Social Media giant Facebook is getting in on the act. Facebook’s Artificial Intelligence Research (FAIR) team have rolled out the automated software testing tool, Sapienz. Sapienz, in conjunction with their Infer static analysis program, uses AI to pinpoint the point of weakness in code before passing the information to SapFix, their new AI-hybrid automatic fix generator.
SapFix can run independently of Sapienz. SapFix reduces debugging hours, speeding up development and roll-out time. So committed is Facebook to advancing their research into AI and ML solutions, they are opening a new AI lab in AI lab in Paris to supplement similar facilities in New York and Silicon Valley.
In March 2018, Ubisoft announced their new Commit Assistant tool, which uses AI to flag potentially faulty code before it’s implemented (maybe even before it is written). The developers of Commit Assistant trained their model on almost 10 years of code from their own software libraries, learning from past errors so as to flag them should they reappear. They claim that almost 70% of their annual budget is consumed attending to threats to their programs, therefore this new investment in AI bug-detection could have huge consequences for their bottom line.
A Chinese-American research group based at the University of Texas has developed an AI bug-detection system trained to prevent Zero-Day attacks. This tool was tested on four widely used commercial software programs and uncovered 10 previously undetected flaws.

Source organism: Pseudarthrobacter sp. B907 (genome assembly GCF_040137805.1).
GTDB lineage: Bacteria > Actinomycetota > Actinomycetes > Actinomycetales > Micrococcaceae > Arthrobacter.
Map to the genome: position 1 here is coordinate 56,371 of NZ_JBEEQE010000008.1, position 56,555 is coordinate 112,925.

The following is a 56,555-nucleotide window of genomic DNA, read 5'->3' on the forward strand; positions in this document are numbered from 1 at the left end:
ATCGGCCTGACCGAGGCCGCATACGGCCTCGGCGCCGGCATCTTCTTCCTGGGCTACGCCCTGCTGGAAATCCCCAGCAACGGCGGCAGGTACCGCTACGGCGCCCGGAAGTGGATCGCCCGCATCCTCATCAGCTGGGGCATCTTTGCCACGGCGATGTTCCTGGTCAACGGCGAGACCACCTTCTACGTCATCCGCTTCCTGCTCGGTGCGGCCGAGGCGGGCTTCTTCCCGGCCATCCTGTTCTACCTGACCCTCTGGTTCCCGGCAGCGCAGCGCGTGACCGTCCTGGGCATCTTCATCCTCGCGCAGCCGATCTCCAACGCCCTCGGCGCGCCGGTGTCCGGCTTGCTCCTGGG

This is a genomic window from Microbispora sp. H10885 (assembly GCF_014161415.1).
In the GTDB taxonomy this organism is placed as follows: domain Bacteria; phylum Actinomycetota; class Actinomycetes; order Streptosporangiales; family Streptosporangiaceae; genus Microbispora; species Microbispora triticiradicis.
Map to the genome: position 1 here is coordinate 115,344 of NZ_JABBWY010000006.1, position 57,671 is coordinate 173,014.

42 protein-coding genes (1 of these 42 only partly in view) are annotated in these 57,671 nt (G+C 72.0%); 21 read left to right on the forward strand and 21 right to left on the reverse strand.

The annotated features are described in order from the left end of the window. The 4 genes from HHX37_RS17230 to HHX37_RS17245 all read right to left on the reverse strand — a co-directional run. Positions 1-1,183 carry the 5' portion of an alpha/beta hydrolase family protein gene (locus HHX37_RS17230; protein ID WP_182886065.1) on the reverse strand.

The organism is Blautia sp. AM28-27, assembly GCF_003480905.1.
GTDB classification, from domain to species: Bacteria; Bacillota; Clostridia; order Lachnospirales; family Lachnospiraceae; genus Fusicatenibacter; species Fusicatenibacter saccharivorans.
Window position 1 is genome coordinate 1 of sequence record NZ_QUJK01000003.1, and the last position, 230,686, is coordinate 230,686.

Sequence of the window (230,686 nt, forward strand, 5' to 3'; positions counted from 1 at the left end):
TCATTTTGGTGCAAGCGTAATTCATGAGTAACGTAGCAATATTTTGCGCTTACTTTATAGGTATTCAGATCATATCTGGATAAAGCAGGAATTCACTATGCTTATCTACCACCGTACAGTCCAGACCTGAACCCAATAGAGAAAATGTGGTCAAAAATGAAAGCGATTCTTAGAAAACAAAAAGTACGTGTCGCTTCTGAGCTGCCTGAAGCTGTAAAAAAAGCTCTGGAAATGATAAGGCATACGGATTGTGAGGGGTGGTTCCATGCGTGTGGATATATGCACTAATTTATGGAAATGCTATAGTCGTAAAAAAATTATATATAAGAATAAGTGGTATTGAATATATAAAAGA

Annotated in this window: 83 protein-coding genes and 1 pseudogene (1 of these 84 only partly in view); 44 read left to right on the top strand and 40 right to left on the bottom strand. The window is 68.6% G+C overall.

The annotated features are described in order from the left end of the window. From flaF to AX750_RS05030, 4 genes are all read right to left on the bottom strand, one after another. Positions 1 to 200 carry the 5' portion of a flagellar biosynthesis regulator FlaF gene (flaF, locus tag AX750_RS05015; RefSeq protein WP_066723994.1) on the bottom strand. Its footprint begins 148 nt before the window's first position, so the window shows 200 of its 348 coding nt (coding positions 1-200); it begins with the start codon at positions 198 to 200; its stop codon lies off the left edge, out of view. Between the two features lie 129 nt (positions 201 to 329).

As previously mentioned, DARPA is already heavily invested in AI bug-detection. Suresh Jagannathan, DARPA program manager, says their AI Mining and Understanding Software Enclaves (MUSE) program is:
...aiming to treat programs—more precisely, facts about programs—as data, discovering new relationships (enclaves) among this 'big code' to build better, more robust software.
Central to the MUSE project is the creation of a continuously operational specification-mining engine, which leverages deep program analysis and big data analytics to develop a database of inferences about properties, behaviors, and vulnerabilities within programs. The desired outcome of MUSE is to flip the development process on its head, eliminating or at least vastly reducing the possibility of error in the first instance.
Big tech companies are gambling big on AI, but traditional companies like healthcare, retail, and telecoms remain hesitant, with very few incorporating AI or ML into their value chains at scale. It seems that despite all the recent investment, the scope of AI deployment is still relatively limited. A recent study of more than 3,000 businesses around the world found that many business leaders are uncertain about return-on-investment from AI expenditure.
For all the advantages of AI-driven virus detection solutions, they do not come without risk. AI and ML models require large quantities of data to learn from. This is expensive, and with so few experts in this burgeoning field, could make adoption slow. There is also the worry that advanced AI and ML models could fall into the wrong hands and be used to attack the defenses they were designed to defend. Worst-case scenario stuff, yes, but something to consider.
Current security systems cannot keep pace with intense and frequently automated attacks, like the WannaCry virus, which affected more than 200,000 machines in a matter of hours. Hackers have the advantage of knowing that many of the most widely used security tools, such as AV and Intrusion Detection Systems, are flawed and they know just how to evade them.
Ultimately AI has the potential to make code vetting less labor-intensive and more accurate. ML and AI are making larger inroads in cybersecurity defense systems, but their current prominence is more of a buzzword than a blueprint for effective bug defenses. Widespread adoption of AI-driven virus detection doesn't look likely anytime soon, but it doesn't hurt to dream of a virus-free future!